Impacts of climate change on the optimum planting date of different maize cultivars in the central US Corn Belt

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2020-Licht-ImpactsClimateManuscript.pdf (1.46 MB)

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2020-09
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Baum, Mitch E.
Licht, Mark
Huber, Isaiah
Archontoulis, Sotirios V.
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© 2020 Elsevier B.V.
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Licht, Mark
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Agronomy
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Agronomy
Abstract
Planting date and cultivar selection are major factors in determining the yield potential of any crop and in any region. However, there is a knowledge gap in how climate scenarios affect these choices. To explore this gap, we performed a regional scale analysis (11 planting dates x 8 cultivars x 281 fields x 36 weather years x 6 climate scenarios) using the APSIM model and pSIMS software for Iowa, the leading US maize (Zea mays L.) producing state. Our objectives were to determine how the optimum planting date (optPD) changes with weather scenarios and cultivars and the potential economic implications of planting outside the optimum windows. Results indicated that the mean optPD corresponds to the US Department of Agriculture, National Agriculture Statistics Service (USDA-NASS) 18.4% planting progress (April 28th) in Iowa. The optPD was found to be advancing by –0.13 d yr-1 from 1980 to 2015. A 1oC increase in mean temperature increased the length of the growing season by 10 days while the optPD changed by –2 to + 6 days, depending on cultivar. Under a more realistic scenario of increasing the minimum temperature by 0.5oC, decreasing the maximum temperature by 0.5oC, increasing spring rainfall by 10% and decreasing summer rainfall by 10%, the optPD only changed by –2 days compared to current trends, however, yield increased by 6.6%. Analysis of historical USDA-NASS planting durations indicated that on average, the planting duration (1% to 99% statewide reported planting progress) is 44 days, while it can be as low as 21 days in years with favorable weather. A simple economic analysis illustrated a potential revenue loss up to $340 million per year by planting maize outside the optimum window. We conclude that future investments in planting technologies to accelerate planting, especially in challenging weather years, as well as improved optPD x cultivar recommendations to farmers, will provide economic benefits and buffer climate variability.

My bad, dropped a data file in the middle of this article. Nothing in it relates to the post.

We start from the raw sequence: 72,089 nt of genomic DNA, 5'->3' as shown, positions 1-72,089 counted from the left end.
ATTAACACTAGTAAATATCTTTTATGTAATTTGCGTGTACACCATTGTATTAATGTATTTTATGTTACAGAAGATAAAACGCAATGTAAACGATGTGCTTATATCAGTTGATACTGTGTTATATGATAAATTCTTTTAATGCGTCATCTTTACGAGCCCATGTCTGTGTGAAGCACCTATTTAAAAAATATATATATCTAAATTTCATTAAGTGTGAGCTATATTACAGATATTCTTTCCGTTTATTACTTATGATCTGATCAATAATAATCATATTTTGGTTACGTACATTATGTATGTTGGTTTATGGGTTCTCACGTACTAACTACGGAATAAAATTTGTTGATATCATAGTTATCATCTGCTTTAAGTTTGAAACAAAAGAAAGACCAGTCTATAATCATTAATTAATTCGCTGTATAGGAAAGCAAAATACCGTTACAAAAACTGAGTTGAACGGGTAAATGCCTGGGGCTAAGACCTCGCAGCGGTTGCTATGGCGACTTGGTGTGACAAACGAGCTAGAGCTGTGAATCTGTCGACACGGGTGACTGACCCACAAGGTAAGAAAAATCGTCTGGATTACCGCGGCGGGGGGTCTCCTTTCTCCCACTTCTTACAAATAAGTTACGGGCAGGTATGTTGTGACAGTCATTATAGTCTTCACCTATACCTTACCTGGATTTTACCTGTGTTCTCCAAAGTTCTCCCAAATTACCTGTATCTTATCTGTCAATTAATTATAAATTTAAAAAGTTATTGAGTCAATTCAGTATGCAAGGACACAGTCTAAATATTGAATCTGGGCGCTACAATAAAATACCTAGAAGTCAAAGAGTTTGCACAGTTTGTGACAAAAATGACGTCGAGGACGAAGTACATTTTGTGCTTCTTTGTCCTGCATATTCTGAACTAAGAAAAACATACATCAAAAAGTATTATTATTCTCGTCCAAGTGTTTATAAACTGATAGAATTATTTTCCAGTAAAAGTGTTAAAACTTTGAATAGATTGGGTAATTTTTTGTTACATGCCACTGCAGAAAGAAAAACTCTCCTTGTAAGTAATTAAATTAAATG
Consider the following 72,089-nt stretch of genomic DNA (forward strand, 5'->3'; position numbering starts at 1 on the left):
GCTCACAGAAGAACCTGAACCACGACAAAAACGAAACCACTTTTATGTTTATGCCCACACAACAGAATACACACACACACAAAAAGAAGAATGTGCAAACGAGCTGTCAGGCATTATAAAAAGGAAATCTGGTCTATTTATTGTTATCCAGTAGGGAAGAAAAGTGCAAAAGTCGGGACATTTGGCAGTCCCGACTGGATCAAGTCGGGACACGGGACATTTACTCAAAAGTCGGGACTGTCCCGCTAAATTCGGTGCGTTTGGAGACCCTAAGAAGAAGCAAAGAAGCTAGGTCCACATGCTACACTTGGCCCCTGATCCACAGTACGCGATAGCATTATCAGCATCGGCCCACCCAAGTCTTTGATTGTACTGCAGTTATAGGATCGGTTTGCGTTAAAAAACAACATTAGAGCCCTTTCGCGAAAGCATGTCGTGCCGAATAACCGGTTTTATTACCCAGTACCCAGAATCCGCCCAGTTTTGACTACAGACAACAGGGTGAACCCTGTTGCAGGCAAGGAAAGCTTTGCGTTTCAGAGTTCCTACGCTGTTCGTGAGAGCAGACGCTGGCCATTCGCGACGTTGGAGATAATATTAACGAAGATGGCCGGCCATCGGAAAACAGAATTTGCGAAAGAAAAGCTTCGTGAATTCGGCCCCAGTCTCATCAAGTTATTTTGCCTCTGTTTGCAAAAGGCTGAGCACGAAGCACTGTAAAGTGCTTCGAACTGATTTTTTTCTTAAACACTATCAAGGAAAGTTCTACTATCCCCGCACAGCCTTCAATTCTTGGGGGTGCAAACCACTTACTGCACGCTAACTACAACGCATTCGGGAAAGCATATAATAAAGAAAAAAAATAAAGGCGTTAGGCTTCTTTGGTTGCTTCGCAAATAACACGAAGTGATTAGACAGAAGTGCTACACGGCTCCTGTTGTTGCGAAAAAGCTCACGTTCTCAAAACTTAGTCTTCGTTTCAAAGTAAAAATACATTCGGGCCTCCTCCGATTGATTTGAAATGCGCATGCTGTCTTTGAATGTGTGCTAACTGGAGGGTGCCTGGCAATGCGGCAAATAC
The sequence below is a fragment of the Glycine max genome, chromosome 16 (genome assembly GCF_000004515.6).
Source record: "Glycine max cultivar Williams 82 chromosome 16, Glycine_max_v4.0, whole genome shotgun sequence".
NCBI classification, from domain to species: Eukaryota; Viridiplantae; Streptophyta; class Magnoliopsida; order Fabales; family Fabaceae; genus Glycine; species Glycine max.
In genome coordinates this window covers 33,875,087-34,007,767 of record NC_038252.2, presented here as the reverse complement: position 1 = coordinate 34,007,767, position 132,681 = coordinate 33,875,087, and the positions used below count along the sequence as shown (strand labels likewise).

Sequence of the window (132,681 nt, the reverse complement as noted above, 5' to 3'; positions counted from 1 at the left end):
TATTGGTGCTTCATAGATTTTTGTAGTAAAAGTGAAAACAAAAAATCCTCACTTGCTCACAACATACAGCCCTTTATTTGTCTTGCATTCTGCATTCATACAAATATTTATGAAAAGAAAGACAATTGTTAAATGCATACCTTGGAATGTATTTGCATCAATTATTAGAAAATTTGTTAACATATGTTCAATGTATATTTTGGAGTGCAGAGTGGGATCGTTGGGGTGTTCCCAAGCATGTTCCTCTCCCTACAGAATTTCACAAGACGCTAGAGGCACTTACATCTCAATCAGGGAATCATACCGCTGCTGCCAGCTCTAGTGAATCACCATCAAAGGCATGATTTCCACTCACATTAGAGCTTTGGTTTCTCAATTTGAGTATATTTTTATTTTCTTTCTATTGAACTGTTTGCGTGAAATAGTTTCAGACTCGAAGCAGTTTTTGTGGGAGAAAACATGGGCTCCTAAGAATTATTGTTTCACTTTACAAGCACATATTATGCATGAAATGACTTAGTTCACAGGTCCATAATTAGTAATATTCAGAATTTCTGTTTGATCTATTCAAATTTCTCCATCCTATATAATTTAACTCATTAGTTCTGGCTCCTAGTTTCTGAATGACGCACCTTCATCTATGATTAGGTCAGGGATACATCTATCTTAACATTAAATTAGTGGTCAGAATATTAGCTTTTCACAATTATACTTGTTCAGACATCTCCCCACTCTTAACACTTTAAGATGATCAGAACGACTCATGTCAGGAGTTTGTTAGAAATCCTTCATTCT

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This is a manuscript of an article published as Baum, Mitch E., Mark A. Licht, Isaiah Huber, and Sotirios V. Archontoulis. "Impacts of climate change on the optimum planting date of different maize cultivars in the central US Corn Belt." European Journal of Agronomy 119 (2020): 126101. doi:10.1016/j.eja.2020.126101. Posted with permission. This work is licensed under the Creative Commons Attribution-NonCommercial-NoDerivatives 4.0 License.
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